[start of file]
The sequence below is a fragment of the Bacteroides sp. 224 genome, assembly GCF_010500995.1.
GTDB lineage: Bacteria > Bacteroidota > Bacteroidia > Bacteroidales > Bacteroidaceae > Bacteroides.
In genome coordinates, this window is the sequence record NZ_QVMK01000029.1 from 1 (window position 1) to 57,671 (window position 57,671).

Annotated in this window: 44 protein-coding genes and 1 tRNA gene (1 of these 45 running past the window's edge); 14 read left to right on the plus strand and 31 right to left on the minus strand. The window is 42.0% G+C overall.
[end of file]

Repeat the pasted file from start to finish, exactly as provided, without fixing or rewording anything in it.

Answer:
The sequence below is a fragment of the Bacteroides sp. 224 genome, assembly GCF_010500995.1.
GTDB lineage: Bacteria > Bacteroidota > Bacteroidia > Bacteroidales > Bacteroidaceae > Bacteroides.
In genome coordinates, this window is the sequence record NZ_QVMK01000029.1 from 1 (window position 1) to 57,671 (window position 57,671).

Annotated in this window: 44 protein-coding genes and 1 tRNA gene (1 of these 45 running past the window's edge); 14 read left to right on the plus strand and 31 right to left on the minus strand. The window is 42.0% G+C overall.